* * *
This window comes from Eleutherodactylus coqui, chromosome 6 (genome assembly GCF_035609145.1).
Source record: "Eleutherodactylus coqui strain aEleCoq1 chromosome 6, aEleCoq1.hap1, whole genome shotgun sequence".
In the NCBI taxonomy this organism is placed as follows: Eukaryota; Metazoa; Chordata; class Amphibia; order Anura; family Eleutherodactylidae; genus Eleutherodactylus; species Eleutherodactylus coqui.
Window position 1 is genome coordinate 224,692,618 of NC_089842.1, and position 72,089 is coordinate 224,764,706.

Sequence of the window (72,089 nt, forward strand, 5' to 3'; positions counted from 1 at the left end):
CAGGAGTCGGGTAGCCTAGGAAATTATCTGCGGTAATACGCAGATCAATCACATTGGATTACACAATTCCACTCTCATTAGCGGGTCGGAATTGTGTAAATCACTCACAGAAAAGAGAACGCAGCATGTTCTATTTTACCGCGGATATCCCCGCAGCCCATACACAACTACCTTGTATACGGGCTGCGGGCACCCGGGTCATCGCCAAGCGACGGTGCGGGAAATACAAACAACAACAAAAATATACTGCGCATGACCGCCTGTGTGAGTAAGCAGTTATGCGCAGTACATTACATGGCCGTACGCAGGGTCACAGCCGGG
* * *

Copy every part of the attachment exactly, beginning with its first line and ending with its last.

This window comes from Eleutherodactylus coqui, chromosome 6 (genome assembly GCF_035609145.1).
Source record: "Eleutherodactylus coqui strain aEleCoq1 chromosome 6, aEleCoq1.hap1, whole genome shotgun sequence".
In the NCBI taxonomy this organism is placed as follows: Eukaryota; Metazoa; Chordata; class Amphibia; order Anura; family Eleutherodactylidae; genus Eleutherodactylus; species Eleutherodactylus coqui.
Window position 1 is genome coordinate 224,692,618 of NC_089842.1, and position 72,089 is coordinate 224,764,706.

Sequence of the window (72,089 nt, forward strand, 5' to 3'; positions counted from 1 at the left end):
CAGGAGTCGGGTAGCCTAGGAAATTATCTGCGGTAATACGCAGATCAATCACATTGGATTACACAATTCCACTCTCATTAGCGGGTCGGAATTGTGTAAATCACTCACAGAAAAGAGAACGCAGCATGTTCTATTTTACCGCGGATATCCCCGCAGCCCATACACAACTACCTTGTATACGGGCTGCGGGCACCCGGGTCATCGCCAAGCGACGGTGCGGGAAATACAAACAACAACAAAAATATACTGCGCATGACCGCCTGTGTGAGTAAGCAGTTATGCGCAGTACATTACATGGCCGTACGCAGGGTCACAGCCGGG